Home Study: The Home Study should be submitted with the petition, However, if the Home Study is not submitted when the I-600A is filed, it must be submitted within one year of the filing of the advanced processing petition, or the petition will be denied.
Some specific requirements on the Home Study:
Copies: Only one copy of the Home Study is required.
Age of Home Study: The Home Study, or the most recent update to the Home Study, must not be more than six months old at the time the Home Study is submitted.
Checking Available Child Abuse Registries: These checks must come from both the United States and the parents’ country of residence as appropriate, as most prospective adoptive parents have lived in both countries.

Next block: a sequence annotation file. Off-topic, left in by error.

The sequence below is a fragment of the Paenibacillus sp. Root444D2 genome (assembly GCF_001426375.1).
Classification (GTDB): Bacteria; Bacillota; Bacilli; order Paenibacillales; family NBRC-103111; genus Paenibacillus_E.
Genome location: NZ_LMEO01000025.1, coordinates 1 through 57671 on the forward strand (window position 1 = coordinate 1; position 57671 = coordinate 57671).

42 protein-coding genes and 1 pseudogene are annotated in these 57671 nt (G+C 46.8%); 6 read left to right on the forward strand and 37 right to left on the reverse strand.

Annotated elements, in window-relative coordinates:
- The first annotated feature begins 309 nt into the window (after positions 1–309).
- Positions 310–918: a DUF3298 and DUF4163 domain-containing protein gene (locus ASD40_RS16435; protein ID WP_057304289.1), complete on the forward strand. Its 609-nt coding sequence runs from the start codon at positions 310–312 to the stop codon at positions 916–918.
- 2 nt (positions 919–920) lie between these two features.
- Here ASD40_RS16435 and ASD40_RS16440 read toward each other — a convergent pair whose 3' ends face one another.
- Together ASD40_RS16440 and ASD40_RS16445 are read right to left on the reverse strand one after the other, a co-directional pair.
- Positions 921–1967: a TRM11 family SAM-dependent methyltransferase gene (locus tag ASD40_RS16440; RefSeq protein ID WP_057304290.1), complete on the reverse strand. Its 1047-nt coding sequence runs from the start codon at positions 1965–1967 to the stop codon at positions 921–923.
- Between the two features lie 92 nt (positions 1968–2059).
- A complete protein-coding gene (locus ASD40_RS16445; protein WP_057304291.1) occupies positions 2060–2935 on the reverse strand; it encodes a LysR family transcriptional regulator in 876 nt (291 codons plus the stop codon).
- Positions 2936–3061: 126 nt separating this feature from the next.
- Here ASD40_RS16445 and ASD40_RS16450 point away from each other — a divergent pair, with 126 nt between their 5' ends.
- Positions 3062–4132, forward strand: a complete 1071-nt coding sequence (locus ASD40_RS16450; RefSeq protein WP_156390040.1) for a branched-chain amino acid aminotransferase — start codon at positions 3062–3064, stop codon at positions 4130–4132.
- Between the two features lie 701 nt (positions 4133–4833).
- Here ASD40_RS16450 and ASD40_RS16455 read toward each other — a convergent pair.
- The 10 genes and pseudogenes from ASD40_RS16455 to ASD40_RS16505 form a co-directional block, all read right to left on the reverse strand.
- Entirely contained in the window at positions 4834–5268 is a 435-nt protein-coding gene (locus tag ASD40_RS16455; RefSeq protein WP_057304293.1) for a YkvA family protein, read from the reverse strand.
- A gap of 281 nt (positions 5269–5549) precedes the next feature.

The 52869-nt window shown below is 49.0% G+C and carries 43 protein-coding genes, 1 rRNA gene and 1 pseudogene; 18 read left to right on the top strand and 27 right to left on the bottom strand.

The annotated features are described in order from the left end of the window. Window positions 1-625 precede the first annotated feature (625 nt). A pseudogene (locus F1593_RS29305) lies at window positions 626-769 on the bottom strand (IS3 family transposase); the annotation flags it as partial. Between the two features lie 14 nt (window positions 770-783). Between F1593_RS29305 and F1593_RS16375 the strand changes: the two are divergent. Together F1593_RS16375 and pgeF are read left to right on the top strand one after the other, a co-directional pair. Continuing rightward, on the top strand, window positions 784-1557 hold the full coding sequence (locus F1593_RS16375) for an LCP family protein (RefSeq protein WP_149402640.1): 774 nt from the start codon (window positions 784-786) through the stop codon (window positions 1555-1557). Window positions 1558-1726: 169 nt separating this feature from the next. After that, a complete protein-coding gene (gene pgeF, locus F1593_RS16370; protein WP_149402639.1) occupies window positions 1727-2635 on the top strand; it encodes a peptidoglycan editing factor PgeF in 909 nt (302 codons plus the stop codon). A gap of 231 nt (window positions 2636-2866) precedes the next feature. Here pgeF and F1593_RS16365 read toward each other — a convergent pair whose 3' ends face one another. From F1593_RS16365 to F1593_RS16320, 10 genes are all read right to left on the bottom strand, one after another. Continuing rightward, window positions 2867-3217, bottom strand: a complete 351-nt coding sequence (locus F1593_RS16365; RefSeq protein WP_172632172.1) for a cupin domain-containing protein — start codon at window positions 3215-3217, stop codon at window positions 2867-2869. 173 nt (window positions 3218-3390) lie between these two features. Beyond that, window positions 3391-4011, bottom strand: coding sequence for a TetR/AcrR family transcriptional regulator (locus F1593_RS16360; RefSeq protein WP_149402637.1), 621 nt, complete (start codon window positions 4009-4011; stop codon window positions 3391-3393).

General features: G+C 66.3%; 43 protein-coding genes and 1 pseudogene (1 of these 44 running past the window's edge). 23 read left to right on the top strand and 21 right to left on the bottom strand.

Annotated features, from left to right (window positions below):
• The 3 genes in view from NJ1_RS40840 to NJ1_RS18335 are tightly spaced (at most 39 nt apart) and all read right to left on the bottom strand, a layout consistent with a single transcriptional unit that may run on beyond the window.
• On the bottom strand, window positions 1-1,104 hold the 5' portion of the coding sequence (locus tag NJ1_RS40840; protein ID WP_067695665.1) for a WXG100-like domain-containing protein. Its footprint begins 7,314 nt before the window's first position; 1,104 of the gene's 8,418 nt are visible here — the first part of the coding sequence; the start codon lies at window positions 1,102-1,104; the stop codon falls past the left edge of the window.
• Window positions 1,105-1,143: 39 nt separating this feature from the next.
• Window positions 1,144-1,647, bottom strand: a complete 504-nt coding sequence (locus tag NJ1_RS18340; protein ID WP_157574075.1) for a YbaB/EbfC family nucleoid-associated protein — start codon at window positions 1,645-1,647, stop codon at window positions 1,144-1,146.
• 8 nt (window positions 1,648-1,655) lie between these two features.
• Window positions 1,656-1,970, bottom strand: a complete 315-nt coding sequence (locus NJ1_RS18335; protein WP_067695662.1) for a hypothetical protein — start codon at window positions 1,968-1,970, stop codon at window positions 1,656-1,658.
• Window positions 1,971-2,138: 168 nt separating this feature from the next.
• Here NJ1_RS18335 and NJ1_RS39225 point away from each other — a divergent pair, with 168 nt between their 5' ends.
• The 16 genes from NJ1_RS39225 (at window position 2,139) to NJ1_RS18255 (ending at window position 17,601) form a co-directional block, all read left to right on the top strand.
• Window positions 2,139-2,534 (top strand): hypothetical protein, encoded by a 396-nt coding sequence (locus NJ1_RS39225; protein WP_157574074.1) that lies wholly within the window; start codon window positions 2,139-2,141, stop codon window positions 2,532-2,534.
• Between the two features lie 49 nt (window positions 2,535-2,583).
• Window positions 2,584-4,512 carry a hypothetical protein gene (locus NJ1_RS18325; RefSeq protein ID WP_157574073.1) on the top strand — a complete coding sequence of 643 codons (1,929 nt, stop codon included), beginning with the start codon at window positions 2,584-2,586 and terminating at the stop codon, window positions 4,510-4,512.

Home Study Preparer’s Certification and Statement of Authority to conduct home studies: The Home Study must include a statement in which the home study preparer certifies that he or she is licensed or otherwise authorized by the state of the orphan’s proposed residence to research and prepare home studies.
Review of the Home Study: If prospective parents reside abroad, an appropriate public or private adoption agency licensed, or otherwise authorized, by any State in the United States to place children for adoption, must review and favorably recommend the home study before it is submitted to the service. The United States adoption agency must also provide a copy of their license.
Refugee Travel Documents (I-131)
Applications for Refugee Travel Documents may be filed at the Rome District Office by mail or in person at an InfoPass appointment if the applicant:
- Was admitted to the US as a refugee or asylee,
- Departed the US without having applied for a Refugee Travel Document, and
- Has not yet been outside the US for more than one year